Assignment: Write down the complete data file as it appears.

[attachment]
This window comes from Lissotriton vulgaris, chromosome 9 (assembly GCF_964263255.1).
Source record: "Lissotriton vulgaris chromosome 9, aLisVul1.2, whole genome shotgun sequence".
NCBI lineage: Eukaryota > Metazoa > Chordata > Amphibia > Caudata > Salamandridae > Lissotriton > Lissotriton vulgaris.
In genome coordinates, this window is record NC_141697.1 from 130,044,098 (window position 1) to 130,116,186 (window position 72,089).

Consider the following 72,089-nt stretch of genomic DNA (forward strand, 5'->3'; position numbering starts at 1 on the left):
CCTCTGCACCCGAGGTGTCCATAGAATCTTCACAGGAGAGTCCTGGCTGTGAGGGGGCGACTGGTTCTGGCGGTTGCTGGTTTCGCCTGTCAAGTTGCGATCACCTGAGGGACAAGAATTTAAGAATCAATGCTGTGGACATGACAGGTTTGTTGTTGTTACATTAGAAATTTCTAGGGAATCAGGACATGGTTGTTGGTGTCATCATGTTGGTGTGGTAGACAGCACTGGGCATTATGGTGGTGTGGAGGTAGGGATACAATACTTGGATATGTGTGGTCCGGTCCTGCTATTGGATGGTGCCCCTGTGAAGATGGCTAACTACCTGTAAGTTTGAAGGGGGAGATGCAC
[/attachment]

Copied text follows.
This window comes from Lissotriton vulgaris, chromosome 9 (assembly GCF_964263255.1).
Source record: "Lissotriton vulgaris chromosome 9, aLisVul1.2, whole genome shotgun sequence".
NCBI lineage: Eukaryota > Metazoa > Chordata > Amphibia > Caudata > Salamandridae > Lissotriton > Lissotriton vulgaris.
In genome coordinates, this window is record NC_141697.1 from 130,044,098 (window position 1) to 130,116,186 (window position 72,089).

Consider the following 72,089-nt stretch of genomic DNA (forward strand, 5'->3'; position numbering starts at 1 on the left):
CCTCTGCACCCGAGGTGTCCATAGAATCTTCACAGGAGAGTCCTGGCTGTGAGGGGGCGACTGGTTCTGGCGGTTGCTGGTTTCGCCTGTCAAGTTGCGATCACCTGAGGGACAAGAATTTAAGAATCAATGCTGTGGACATGACAGGTTTGTTGTTGTTACATTAGAAATTTCTAGGGAATCAGGACATGGTTGTTGGTGTCATCATGTTGGTGTGGTAGACAGCACTGGGCATTATGGTGGTGTGGAGGTAGGGATACAATACTTGGATATGTGTGGTCCGGTCCTGCTATTGGATGGTGCCCCTGTGAAGATGGCTAACTACCTGTAAGTTTGAAGGGGGAGATGCAC